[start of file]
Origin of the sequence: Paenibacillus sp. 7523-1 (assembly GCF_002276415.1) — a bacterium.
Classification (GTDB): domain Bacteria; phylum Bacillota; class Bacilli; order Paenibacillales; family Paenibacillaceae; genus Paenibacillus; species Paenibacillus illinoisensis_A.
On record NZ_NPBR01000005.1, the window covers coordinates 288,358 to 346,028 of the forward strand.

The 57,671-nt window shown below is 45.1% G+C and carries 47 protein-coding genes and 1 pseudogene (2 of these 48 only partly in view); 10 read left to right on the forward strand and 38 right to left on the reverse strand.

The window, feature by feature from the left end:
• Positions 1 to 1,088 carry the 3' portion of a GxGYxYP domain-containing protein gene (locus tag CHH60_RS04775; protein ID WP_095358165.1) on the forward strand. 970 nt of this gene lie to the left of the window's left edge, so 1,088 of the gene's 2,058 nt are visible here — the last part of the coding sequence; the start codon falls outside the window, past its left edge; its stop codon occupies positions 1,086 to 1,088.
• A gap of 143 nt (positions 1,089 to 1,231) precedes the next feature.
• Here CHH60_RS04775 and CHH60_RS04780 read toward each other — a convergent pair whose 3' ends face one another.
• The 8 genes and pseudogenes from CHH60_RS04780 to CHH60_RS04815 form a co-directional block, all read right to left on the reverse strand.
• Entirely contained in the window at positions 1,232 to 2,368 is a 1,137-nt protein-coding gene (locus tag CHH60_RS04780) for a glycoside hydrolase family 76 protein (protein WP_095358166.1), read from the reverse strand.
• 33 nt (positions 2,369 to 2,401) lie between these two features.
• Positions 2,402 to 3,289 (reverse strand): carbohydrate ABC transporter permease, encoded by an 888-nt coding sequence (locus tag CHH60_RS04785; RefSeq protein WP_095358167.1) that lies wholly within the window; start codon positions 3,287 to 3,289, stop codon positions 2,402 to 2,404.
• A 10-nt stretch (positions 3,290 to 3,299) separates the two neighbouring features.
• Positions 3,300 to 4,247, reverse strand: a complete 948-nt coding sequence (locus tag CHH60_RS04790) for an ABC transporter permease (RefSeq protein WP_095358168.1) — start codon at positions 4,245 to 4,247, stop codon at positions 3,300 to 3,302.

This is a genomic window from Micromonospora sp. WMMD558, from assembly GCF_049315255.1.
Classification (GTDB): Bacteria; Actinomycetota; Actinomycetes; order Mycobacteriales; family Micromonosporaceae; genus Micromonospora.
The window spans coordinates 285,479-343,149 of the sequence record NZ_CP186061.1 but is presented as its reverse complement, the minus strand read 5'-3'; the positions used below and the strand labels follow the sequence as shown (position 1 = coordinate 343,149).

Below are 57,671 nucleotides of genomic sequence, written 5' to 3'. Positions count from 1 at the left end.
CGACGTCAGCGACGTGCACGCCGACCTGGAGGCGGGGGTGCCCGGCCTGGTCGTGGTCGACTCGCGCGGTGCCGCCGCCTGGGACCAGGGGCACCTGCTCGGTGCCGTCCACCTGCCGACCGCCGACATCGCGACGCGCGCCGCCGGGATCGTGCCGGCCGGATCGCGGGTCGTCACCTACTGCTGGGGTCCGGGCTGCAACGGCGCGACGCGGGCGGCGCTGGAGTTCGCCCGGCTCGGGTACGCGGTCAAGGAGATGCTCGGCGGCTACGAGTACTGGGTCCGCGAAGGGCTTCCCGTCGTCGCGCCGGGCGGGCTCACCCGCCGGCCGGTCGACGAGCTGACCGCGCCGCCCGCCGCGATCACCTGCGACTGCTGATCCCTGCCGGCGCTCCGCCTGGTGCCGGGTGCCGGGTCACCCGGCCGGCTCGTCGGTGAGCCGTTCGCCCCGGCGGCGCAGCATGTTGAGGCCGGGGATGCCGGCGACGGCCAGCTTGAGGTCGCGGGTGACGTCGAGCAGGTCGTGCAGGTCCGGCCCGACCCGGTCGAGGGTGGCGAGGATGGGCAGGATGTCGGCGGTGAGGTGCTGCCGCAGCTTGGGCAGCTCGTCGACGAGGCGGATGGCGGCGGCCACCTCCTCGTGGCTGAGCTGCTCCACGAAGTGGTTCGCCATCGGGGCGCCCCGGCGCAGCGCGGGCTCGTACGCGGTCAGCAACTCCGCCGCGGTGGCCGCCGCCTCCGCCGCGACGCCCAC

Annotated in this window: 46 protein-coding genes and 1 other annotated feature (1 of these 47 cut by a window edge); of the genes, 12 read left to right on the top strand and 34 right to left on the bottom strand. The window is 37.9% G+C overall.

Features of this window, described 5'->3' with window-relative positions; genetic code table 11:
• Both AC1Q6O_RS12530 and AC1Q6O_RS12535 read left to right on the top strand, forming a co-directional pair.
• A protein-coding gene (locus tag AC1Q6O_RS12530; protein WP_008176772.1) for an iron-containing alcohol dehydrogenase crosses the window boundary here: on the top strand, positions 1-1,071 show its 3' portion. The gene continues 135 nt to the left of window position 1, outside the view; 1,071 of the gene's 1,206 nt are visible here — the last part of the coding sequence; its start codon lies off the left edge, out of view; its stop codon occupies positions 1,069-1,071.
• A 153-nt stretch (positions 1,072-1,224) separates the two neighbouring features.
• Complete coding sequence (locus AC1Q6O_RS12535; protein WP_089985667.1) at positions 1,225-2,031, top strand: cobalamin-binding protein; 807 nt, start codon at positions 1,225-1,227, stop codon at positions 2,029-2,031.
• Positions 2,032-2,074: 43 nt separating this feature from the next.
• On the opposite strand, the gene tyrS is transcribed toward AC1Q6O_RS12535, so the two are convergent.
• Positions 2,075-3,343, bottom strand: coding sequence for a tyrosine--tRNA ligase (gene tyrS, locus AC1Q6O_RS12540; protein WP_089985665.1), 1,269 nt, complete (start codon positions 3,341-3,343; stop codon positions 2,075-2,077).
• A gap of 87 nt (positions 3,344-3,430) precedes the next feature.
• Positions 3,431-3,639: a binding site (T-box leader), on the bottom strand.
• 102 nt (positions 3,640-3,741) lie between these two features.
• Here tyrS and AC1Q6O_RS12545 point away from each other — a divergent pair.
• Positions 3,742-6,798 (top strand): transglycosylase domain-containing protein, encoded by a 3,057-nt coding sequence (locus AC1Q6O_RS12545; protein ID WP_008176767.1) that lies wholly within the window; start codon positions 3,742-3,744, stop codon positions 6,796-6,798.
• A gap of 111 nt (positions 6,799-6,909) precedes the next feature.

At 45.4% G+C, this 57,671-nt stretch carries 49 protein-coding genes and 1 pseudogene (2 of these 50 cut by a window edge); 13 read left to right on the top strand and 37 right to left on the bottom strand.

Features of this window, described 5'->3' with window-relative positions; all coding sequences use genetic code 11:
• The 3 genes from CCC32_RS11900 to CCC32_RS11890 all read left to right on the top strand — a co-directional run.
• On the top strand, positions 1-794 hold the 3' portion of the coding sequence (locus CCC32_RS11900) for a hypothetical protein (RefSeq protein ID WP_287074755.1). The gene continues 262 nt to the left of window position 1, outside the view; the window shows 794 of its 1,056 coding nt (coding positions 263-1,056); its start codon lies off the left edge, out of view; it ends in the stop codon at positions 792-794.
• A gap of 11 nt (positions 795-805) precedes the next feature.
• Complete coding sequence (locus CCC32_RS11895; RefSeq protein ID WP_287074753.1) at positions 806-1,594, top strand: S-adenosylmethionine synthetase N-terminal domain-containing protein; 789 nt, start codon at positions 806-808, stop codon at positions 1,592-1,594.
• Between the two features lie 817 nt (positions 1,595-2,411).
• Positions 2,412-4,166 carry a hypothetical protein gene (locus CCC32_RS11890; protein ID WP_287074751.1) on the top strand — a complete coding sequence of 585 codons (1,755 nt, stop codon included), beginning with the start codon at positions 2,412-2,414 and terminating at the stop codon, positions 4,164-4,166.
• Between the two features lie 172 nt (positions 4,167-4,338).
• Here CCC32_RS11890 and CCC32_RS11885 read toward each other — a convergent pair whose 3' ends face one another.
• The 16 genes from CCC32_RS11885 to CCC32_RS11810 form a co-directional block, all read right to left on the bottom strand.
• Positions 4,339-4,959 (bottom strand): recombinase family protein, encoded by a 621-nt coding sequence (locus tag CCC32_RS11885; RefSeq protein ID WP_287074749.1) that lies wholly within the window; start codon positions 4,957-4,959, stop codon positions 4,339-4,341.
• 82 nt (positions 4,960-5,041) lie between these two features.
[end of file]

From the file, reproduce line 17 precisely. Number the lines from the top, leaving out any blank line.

The window spans coordinates 285,479-343,149 of the sequence record NZ_CP186061.1 but is presented as its reverse complement, the minus strand read 5'-3'; the positions used below and the strand labels follow the sequence as shown (position 1 = coordinate 343,149).